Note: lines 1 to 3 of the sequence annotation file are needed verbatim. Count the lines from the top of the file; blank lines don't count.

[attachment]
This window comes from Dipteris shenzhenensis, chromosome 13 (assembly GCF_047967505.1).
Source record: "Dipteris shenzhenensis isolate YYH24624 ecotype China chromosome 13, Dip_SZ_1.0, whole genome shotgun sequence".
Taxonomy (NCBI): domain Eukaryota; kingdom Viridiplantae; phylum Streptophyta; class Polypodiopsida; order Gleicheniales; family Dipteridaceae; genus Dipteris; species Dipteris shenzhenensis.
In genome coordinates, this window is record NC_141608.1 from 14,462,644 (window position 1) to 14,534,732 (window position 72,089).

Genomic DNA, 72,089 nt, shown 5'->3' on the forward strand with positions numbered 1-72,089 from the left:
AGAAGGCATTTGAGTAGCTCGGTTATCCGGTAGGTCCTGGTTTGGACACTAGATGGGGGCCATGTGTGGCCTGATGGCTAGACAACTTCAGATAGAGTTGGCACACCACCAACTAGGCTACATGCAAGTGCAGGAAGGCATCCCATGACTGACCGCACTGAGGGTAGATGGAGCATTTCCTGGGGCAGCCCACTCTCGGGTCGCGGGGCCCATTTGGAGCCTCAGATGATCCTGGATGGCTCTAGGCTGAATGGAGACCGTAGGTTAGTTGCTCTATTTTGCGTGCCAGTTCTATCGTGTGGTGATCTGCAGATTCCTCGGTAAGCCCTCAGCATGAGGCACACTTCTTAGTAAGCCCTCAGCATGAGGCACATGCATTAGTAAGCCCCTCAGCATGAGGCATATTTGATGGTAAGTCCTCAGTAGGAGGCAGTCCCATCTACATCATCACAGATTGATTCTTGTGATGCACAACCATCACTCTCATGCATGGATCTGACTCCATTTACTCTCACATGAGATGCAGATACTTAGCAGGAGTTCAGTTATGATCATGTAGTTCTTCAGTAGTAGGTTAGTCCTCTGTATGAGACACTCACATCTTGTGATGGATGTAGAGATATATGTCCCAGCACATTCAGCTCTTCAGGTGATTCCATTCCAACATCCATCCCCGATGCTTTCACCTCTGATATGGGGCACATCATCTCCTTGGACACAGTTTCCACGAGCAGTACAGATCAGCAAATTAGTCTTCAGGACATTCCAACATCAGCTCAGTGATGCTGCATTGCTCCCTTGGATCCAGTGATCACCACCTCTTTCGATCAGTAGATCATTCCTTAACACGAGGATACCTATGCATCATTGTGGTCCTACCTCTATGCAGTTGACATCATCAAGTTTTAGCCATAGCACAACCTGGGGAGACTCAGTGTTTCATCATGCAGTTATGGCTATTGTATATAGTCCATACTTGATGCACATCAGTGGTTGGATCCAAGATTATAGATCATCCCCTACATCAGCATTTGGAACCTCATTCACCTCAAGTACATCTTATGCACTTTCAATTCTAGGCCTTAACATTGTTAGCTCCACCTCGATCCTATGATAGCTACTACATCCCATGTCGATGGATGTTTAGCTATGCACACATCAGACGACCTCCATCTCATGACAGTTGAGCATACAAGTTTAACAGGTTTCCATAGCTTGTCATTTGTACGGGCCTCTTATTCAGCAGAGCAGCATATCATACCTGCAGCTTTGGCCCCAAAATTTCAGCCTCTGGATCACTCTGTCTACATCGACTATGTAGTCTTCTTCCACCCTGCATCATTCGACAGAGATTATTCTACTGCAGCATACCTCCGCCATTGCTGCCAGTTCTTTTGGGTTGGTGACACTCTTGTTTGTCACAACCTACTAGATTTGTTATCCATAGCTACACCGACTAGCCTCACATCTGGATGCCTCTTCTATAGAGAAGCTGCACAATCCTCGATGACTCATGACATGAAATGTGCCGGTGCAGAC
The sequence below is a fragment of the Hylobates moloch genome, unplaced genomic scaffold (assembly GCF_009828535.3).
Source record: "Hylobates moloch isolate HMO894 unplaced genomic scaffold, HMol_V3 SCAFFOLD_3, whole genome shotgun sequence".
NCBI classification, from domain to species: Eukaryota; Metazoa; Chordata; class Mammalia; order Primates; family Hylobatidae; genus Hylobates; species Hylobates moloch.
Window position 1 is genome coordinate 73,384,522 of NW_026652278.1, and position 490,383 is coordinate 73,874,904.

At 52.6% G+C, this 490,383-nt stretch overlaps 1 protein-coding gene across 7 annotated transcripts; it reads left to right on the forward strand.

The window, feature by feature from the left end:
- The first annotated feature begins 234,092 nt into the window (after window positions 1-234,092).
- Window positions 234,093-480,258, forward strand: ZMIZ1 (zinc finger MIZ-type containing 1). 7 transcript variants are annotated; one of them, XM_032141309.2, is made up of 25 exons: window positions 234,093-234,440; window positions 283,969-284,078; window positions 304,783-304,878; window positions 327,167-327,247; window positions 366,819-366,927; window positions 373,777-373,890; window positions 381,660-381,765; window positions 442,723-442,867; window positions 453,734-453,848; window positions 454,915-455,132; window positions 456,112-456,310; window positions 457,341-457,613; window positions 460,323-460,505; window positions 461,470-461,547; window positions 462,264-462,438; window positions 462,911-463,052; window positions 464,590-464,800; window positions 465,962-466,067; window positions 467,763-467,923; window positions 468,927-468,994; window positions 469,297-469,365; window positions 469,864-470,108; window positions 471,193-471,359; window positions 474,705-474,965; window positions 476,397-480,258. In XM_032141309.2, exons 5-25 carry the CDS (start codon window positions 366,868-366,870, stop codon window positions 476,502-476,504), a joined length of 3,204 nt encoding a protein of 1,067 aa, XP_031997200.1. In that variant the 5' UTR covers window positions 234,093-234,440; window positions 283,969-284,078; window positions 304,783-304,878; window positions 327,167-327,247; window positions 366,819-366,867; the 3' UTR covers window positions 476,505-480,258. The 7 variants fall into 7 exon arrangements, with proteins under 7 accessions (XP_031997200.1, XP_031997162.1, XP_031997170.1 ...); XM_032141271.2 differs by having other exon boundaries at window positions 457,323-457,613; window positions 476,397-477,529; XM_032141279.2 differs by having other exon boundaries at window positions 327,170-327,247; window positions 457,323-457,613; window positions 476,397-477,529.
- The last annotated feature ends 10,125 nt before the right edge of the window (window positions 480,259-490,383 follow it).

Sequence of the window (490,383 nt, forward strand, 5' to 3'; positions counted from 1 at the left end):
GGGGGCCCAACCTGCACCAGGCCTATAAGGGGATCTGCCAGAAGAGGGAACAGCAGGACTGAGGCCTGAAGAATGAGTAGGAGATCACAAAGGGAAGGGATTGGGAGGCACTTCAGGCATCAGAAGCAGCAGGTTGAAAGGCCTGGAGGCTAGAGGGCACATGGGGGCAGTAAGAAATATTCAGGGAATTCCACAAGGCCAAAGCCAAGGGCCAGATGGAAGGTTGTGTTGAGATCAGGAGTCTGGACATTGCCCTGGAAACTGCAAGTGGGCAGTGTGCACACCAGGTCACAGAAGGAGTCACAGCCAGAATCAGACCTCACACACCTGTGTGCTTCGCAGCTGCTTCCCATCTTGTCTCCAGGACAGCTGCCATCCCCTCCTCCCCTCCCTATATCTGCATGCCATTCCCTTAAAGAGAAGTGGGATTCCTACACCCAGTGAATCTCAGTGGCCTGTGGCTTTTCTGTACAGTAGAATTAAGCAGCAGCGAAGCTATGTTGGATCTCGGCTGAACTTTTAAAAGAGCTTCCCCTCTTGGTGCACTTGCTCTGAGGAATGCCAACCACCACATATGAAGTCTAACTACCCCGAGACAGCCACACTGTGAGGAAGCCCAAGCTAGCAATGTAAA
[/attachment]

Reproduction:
This window comes from Dipteris shenzhenensis, chromosome 13 (assembly GCF_047967505.1).
Source record: "Dipteris shenzhenensis isolate YYH24624 ecotype China chromosome 13, Dip_SZ_1.0, whole genome shotgun sequence".
Taxonomy (NCBI): domain Eukaryota; kingdom Viridiplantae; phylum Streptophyta; class Polypodiopsida; order Gleicheniales; family Dipteridaceae; genus Dipteris; species Dipteris shenzhenensis.